Early Life and Education
Sandra Cisneros was born in Chicago, Illinois on December 20, 1954, the third born of seven children.The only surviving daughter, she considered herself the "odd number in a set of men." Cisneros's great-grandfather had played the piano for the Mexican president and was from a wealthy background, but gambled away his family's fortune. Her paternal grandfather was a veteran of the Mexican revolution, and used what money he had saved to give her father, Alfredo Cisneros de Moral, the opportunity to go to college. However, after failing classes due to what Cisneros called his "lack of interest" in studying, Alfredo ran away to the United States to escape his father's anger. While roaming the southern United States with his brother, Alfredo visited Chicago where he met Elvira Cordero Anguiano, who would later become Sandra's mother. After getting married, the pair settled in one of Chicago's poorest neighborhoods. Cisneros's biographer Robin Ganz writes that she acknowledges her mother's family name came from a very humble background, tracing its roots back to Guanajuato, Mexico, while her father's was much more "admirable."
Taking work as an upholsterer to support his family, Cisneros's father began "a compulsive circular migration between Chicago and Mexico City that became the dominating pattern of Cisneros's childhood." Constantly moving between the two countries necessitated finding new places to live and schools for the children, and eventually the instability caused Cisneros's six brothers to pair off in twos, leaving her to define herself as the isolated one. Her feelings of exclusion from the family were exacerbated by her father, who referred to his "seis hijos y una hija" ("six sons and one daughter") rather than his "siete hijos" ("seven children"). Ganz notes that Cisneros's childhood loneliness was instrumental in shaping her later passion for writing. Cisneros’s one strong female influence was her mother, Elvira, who was a voracious reader and more enlightened and socially conscious than her father. According to Ganz, although Elvira was too dependent on her husband and too restricted in her opportunities to fulfill her own potential, she ensured her daughter would not suffer from the same disadvantages
Her family made a down-payment on their own home in Humboldt Park, a predominantly Puerto Rican neighbourhood of Chicago when she was eleven years old. This neighbourhood, and its characters, would become the inspiration for Cisneros's novel The House on Mango Street. For high school she attended Josephinum Academy, a small Catholic all-girls school not far from her home. Here she found an ally in a high-school teacher who helped her to write poems about the Vietnam War; although Cisneros had written her first poem around the age of ten, with her teacher's encouragement she became known for her writing throughout her high-school years. In high school she wrote poetry and was the literary magazine editor, but, according to Cisneros, she did not really start writing until her first creative writing class in college in 1974. After that it took a while to find her own voice. She explains, "I rejected what was at hand and emulated the voices of the poets I admired in books: big male voices like James Wright and Richard Hugo and Theodore Roethke, all wrong for me."
Cisneros was awarded a Bachelor of Arts degree from Loyola University Chicago in 1976, and received a Master of Fine Arts degree from the Iowa Writers' Workshop at the University of Iowa in 1978. It was while attending the Workshop that Cisneros discovered how the particular social position she occupied gave her writing a unique potential. She recalls being suddenly struck by the differences between her and her classmates: "It wasn't as if I didn't know who I was. I knew I was a Mexican woman. But, I didn't think it had anything to do with why I felt so much imbalance in my life, whereas it had everything to do with it! My race, my gender, and my class! And it didn't make sense until that moment, sitting in that seminar. That's when I decided I would write about something my classmates couldn't write about." She cast aside her attempt to conform to American literary canons and adopted a writing style that was purposely opposite that of her classmates, realizing that instead of being something to be ashamed of, her own cultural environment was a source of inspiration. From then on, she would write of her "neighbors, the people saw, the poverty that the women had gone through."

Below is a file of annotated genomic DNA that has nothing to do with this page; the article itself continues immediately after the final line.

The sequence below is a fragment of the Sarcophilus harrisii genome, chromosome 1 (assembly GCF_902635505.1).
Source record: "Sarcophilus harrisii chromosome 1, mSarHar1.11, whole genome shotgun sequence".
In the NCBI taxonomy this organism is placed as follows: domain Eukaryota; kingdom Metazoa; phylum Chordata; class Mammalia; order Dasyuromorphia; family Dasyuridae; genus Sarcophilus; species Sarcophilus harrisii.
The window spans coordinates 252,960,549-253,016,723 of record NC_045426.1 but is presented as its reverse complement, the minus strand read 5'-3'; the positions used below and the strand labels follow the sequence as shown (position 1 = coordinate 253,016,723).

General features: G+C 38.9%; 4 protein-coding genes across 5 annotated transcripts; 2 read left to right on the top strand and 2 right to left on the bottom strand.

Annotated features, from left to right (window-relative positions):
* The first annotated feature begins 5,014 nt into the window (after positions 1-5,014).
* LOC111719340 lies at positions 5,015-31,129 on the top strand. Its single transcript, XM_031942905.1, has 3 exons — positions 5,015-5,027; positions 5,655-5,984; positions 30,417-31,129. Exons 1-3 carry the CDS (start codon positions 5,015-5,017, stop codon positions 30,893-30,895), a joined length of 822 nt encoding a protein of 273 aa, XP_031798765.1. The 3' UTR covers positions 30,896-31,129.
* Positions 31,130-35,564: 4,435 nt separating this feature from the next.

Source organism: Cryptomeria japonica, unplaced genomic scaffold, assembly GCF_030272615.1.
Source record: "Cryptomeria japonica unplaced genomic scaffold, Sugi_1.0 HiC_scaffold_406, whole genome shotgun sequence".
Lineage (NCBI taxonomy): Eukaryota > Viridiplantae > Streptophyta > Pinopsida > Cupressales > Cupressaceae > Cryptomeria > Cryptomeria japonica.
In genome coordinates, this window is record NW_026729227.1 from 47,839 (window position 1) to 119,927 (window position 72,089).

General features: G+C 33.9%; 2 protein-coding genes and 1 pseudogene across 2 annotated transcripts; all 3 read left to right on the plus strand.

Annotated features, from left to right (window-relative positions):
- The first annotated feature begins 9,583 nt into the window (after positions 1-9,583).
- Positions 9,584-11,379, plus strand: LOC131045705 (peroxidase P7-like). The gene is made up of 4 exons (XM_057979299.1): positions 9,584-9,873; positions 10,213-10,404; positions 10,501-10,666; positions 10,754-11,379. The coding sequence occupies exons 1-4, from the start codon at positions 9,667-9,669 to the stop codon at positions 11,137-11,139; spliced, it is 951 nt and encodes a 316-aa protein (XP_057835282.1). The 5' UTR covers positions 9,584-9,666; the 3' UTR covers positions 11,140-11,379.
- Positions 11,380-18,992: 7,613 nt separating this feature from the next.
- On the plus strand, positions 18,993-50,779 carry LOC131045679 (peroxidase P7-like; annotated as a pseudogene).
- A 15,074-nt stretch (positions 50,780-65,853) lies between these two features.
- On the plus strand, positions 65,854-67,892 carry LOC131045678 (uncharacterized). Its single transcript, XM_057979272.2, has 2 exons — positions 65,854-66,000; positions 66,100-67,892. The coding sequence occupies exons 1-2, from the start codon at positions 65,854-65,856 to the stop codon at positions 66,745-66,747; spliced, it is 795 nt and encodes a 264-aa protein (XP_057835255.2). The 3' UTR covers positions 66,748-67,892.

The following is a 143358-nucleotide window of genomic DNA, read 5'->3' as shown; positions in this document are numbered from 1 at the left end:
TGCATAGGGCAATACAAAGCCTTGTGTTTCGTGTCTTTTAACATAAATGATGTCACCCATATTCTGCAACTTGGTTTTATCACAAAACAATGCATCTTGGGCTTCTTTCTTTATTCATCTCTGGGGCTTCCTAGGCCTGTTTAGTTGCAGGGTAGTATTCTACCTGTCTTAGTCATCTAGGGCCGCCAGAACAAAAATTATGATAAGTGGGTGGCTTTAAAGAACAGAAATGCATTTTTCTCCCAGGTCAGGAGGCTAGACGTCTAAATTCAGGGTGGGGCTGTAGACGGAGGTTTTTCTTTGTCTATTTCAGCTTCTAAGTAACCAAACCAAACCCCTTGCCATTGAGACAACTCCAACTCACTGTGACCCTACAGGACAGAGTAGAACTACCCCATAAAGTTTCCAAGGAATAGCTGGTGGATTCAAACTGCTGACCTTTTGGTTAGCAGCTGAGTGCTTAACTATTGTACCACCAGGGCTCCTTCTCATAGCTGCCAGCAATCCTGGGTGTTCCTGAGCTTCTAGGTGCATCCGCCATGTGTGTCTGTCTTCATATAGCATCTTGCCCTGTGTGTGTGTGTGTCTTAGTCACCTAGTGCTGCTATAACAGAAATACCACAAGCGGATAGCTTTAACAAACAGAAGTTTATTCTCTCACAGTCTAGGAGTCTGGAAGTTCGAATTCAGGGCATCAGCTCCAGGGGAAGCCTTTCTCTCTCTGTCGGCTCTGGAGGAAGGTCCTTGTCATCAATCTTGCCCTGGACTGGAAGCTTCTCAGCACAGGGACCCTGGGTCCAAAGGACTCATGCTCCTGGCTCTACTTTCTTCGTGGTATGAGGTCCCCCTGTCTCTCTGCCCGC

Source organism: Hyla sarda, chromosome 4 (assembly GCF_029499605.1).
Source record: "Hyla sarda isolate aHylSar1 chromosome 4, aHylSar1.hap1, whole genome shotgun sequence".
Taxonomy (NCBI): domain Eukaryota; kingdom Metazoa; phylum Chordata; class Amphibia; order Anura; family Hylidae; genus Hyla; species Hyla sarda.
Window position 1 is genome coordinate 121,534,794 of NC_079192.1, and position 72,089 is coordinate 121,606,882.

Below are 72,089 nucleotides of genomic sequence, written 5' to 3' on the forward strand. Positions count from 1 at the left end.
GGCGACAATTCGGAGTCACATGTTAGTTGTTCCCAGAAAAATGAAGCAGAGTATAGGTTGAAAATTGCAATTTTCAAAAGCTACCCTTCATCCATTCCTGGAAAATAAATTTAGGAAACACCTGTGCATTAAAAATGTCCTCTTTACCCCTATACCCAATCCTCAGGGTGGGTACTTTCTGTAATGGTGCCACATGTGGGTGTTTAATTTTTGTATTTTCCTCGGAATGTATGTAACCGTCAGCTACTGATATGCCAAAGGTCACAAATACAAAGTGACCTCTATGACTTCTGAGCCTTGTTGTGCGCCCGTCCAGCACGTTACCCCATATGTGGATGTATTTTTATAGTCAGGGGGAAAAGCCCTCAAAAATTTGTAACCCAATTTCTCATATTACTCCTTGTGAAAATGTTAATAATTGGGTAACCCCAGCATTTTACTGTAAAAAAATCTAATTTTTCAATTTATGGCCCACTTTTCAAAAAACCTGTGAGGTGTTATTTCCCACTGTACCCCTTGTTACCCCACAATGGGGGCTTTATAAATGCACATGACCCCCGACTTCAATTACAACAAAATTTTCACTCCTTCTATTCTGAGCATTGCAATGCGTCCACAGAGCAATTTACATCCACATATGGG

Cisneros says of this moment: "So to me it began there, and that's when I intentionally started writing about all the things in my culture that were different from them — the poems that are these city voices — the first part of Wicked Wicked Ways - and the stories in House on Mango Street. I think it's ironic that at the moment when I was practically leaving an institution of learning, I began realizing in which ways institutions had failed me." Drawing on Mexican and Southwestern myths, popular culture and conversations in the city streets, Cisneros wrote to convey the lives of people she identified with. Literary critic Jacqueline Doyle has described Cisneros's passion for hearing the personal stories that people tell and her commitment to expressing the voices of marginalized people through her work, such as the "thousands of silent women" whose struggles are portrayed in The House on Mango Street.
Five years after receiving her MFA, she returned to Loyola University Chicago, where she had previously earned a BA in English, to work as an administrative assistant. Prior to this job, she worked in the Chicano barrio in Chicago teaching to high school dropouts at Latino Youth High School. Through these jobs, she gained more experience with the problems of young Latino Americans.
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